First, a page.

Melco Resorts and Entertainment Ltd chairman and chief executive Lawrence Ho Yau Lung says the casino operator saw a “moderate recovery” in business levels during the third quarter as mainland China eased restrictions on travel to its main operating market, Macau.
The third-quarter net loss attributable to Melco Resorts was US$331.6 million.
Bad debt provision – mostly connected with gambling directly managed by the company rather than via third-party junkets according to Geoff Davis, chief financial officer – leapt in the third quarter, to US$32 million, versus US$10 million in the same quarter last year.
Mr Davis said on the firm’s earnings conference call, that judged year-on-year, the change in bad debt provision negatively affected earnings before interest, taxation, depreciation and amortisation (EBITDA) “by approximately US$22 million”.
A note from Vitaly Umansky, Tianjiao Yu and Kelsey Zhu, analysts at Sanford C. Bernstein Ltd said the bad debt provision was “largely tied to direct VIP, and partly due to slow return of players – who often repay debts when they wish to come back to Macau”.
They added: “Bad debt should start to reduce as more players return.”
Melco Resorts’ total operating revenues for the period between July and September were just under US$212.9 million, up by 21 percent from the second quarter, said the firm in its quarterly earnings statement issued on Thursday.
David Bain, an analyst at Roth Capital Partners LLC said in a note shortly afterward that Melco Resorts had reduced its target for EBITDA break-even, “to a mid- to high-20s of percent level of normalised revenue, from 30 percent to 35 percent, and premium mass continues to lead the Macau recovery”.
Starting from August 26 as part of travel-easing measures following the initial impact of Covid-19, eligible residents from the neighbouring mainland province of Guangdong have been allowed to apply for an exit visa for tourist trips to Macau, either as part of a tour group or under China’s Individual Visit Scheme programme. The measure was extended to residents from other mainland regions from September 23.
Melco Resorts’ operating revenues were nonetheless down 85 percent from US$1.44 billion in the prior-year period.
“The decrease in total operating revenues was primarily attributable to softer performance in all gaming segments and non-gaming operations as a result of the Covid-19 pandemic, which resulted in a significant decline in inbound tourism in the third quarter of 2020,” said Melco Resorts.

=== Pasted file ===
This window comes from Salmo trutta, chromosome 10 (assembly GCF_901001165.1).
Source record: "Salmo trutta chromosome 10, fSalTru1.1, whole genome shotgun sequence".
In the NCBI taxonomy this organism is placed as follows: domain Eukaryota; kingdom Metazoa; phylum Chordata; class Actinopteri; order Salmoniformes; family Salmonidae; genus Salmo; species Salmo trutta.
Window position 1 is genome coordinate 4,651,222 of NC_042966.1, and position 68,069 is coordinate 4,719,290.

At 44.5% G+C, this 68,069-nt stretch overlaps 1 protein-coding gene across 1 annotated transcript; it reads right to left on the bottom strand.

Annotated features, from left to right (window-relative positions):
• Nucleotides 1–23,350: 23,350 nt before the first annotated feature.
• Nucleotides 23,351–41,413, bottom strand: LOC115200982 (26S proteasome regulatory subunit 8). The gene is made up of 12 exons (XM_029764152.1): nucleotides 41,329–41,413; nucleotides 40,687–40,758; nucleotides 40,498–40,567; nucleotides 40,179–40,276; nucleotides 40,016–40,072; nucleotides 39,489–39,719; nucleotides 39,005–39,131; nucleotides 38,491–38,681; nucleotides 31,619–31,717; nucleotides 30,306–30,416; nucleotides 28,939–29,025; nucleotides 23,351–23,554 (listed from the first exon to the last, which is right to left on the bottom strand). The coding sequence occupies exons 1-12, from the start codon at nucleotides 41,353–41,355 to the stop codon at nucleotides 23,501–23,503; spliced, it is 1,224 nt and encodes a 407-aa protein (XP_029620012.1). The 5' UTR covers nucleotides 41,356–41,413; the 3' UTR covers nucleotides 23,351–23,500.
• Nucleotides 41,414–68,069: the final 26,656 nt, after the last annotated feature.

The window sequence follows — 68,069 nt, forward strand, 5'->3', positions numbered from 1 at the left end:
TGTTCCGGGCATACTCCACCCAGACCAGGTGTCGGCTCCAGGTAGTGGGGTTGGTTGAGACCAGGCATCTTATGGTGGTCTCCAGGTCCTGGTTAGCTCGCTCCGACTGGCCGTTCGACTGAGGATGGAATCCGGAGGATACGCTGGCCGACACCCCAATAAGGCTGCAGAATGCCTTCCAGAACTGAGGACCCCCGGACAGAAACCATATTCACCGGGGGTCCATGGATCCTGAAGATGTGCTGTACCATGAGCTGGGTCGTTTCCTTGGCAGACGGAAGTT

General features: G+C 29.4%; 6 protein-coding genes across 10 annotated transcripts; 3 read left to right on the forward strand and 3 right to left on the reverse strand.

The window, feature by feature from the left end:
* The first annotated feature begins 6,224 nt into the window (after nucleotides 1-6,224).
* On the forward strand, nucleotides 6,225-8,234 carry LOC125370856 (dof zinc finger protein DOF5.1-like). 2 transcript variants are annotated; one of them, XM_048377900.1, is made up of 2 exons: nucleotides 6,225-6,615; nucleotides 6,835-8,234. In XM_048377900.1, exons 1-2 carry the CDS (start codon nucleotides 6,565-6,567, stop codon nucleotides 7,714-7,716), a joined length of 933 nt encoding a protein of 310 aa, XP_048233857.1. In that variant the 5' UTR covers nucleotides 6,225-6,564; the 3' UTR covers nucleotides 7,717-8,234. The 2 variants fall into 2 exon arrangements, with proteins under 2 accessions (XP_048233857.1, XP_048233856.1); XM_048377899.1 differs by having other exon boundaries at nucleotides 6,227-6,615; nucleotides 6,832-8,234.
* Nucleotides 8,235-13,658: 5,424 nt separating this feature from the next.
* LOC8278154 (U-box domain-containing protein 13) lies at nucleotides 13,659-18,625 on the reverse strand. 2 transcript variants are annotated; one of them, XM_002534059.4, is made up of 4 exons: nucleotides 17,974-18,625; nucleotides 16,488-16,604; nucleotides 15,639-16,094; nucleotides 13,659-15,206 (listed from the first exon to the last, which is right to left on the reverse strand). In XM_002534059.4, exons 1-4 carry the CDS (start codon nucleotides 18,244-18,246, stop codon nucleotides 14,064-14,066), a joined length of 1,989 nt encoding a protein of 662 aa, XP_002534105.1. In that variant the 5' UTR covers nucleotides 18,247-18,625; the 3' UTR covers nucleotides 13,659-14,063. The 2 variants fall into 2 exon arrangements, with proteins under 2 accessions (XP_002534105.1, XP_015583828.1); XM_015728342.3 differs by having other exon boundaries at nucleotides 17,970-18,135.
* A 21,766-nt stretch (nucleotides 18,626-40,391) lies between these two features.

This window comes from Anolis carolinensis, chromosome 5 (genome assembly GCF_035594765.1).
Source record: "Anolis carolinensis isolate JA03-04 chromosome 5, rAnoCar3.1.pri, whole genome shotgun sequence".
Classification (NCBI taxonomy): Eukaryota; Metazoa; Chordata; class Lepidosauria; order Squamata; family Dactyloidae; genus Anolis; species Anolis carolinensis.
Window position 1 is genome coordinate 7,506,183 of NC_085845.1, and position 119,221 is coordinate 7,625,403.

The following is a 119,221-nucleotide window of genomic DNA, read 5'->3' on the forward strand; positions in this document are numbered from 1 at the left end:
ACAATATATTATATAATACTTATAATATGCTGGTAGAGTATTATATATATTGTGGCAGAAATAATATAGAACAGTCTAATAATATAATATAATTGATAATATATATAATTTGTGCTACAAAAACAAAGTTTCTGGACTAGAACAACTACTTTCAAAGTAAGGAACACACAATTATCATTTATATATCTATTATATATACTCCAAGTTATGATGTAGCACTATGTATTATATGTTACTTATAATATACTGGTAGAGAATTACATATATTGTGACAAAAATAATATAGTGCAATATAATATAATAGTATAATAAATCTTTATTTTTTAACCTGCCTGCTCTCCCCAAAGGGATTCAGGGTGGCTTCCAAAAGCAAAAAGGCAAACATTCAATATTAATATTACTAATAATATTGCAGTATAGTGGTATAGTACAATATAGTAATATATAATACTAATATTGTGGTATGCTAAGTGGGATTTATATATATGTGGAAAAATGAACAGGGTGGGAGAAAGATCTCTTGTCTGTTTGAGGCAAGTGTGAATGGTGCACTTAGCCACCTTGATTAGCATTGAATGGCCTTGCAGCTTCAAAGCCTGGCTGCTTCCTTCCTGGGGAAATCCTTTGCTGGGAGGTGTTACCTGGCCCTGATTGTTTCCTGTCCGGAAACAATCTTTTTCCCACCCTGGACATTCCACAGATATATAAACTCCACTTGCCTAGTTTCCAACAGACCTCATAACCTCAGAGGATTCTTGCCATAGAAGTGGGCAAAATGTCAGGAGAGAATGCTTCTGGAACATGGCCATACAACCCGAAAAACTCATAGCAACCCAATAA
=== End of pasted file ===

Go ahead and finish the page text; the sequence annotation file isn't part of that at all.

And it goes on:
Macao registered around 750,200 visitor arrivals between July and September, down by 92.4 percent from the same period of 2019.
Melco Resorts reported a net loss of just under US$331.6 million compared to a profit of nearly US$83.2 million in the prior-year quarter. The casino operator’s loss for the three months to September 30 was however smaller than the second-quarter’s US$368.1 million.
The group’s chief executive Mr Ho said in remarks contained in Melco Resorts’ results filing that he was “encouraged by the recent positive developments” such as the spending-stimulus scheme for mainland China tourists coming to Macau launched by the government on September 1.
“We continue to prudently manage our balance sheet,” he said.
Melco Resorts stated that as of September 30, it had cash and bank balances amounting to approximately US$1.9 billion, up by US$0.7 billion from July 30.
It had undrawn revolver facilities of approximately US$1.7 billion, after issuing new senior notes and offering Studio City shares to existing shareholders.
Nonetheless, the group’s adjusted property EBITDA were negative in the third quarter, to the tune of nearly US$76.7 million, compared to positive adjusted property EBITDA of nearly US$418.2 million in the third quarter of 2019.
At Melco Resorts’ Macau flagship, City of Dreams (pictured), third-quarter adjusted EBITDA was negative by US$49.2 million, compared to a positive of nearly US$233 million a year earlier. Revenues was US$91.4 million, compared to US$787.3 million in the prior-year quarter.
Studio City Phase 2, Cyprus, Japan
Meanwhile at Studio City casino resort in Macau third-quarter adjusted EBITDA was negative by US$21.7 million, compared to a positive of nearly US$106.4 million a year earlier. Revenues were US$30.8 million, compared to US$337.7 million in the prior-year quarter.
Despite “softer performance in all gaming segments and lower non-gaming revenue” at Studio City, Lawrence Ho said construction on the resort’s expansion “is progressing.”
But the company noted: “The Covid-19 outbreak has also impacted the construction of the Studio City Phase 2 project and the progress of construction work at the City of Dreams Mediterranean project. We currently expect additional time will be needed to complete the construction of these projects.”
The government of Cyprus, where Melco Resorts is building its City of Dreams Mediterranean flagship venue, announced a 11pm to 5pm curfew from Thursday through the end of the month.
The company’s City of Dreams Manila resort in the Philippines posted a positive third-quarter adjusted EBITDA of US$5.2 million, down from US$49.9 million in the prior-year quarter. Revenues were US$43.4 million, compared to US$130.5 million in the third quarter of 2019.
Melco Resorts stressed that City of Dreams Manila has been conducting a trial run of its gaming and hospitality operations with a limited number of participants since June 19, despite a community quarantine imposed on March 16.
Lawrence Ho reiterated the firm’s “unwavering commitment” to getting a Japan licence and building “the best IR the world has ever seen”.
The term “IR”, or integrated resort, is used in Japan to describe large-scale casino resorts with associated tourism and events facilities.
But Melco Resorts’ boss admitted that “the process in Japan has been substantially delayed and remains complex”.
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